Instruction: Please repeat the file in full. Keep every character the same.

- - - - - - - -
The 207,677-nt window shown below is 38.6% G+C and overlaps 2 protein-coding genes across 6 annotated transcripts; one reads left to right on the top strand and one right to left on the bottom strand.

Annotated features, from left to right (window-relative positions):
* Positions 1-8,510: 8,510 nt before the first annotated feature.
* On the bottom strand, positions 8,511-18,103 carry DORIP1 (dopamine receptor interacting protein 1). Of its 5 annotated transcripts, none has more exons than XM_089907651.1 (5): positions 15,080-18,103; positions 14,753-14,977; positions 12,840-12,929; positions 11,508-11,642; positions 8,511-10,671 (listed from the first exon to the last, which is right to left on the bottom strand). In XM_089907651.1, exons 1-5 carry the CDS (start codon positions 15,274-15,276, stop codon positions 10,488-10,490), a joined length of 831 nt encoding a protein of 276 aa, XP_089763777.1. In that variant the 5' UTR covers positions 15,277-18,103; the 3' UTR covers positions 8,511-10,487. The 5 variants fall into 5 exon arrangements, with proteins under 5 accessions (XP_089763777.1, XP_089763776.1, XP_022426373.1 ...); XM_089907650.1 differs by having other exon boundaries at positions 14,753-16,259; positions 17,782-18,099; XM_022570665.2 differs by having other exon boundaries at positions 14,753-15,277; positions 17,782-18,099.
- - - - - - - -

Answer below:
The 207,677-nt window shown below is 38.6% G+C and overlaps 2 protein-coding genes across 6 annotated transcripts; one reads left to right on the top strand and one right to left on the bottom strand.

Annotated features, from left to right (window-relative positions):
* Positions 1-8,510: 8,510 nt before the first annotated feature.
* On the bottom strand, positions 8,511-18,103 carry DORIP1 (dopamine receptor interacting protein 1). Of its 5 annotated transcripts, none has more exons than XM_089907651.1 (5): positions 15,080-18,103; positions 14,753-14,977; positions 12,840-12,929; positions 11,508-11,642; positions 8,511-10,671 (listed from the first exon to the last, which is right to left on the bottom strand). In XM_089907651.1, exons 1-5 carry the CDS (start codon positions 15,274-15,276, stop codon positions 10,488-10,490), a joined length of 831 nt encoding a protein of 276 aa, XP_089763777.1. In that variant the 5' UTR covers positions 15,277-18,103; the 3' UTR covers positions 8,511-10,487. The 5 variants fall into 5 exon arrangements, with proteins under 5 accessions (XP_089763777.1, XP_089763776.1, XP_022426373.1 ...); XM_089907650.1 differs by having other exon boundaries at positions 14,753-16,259; positions 17,782-18,099; XM_022570665.2 differs by having other exon boundaries at positions 14,753-15,277; positions 17,782-18,099.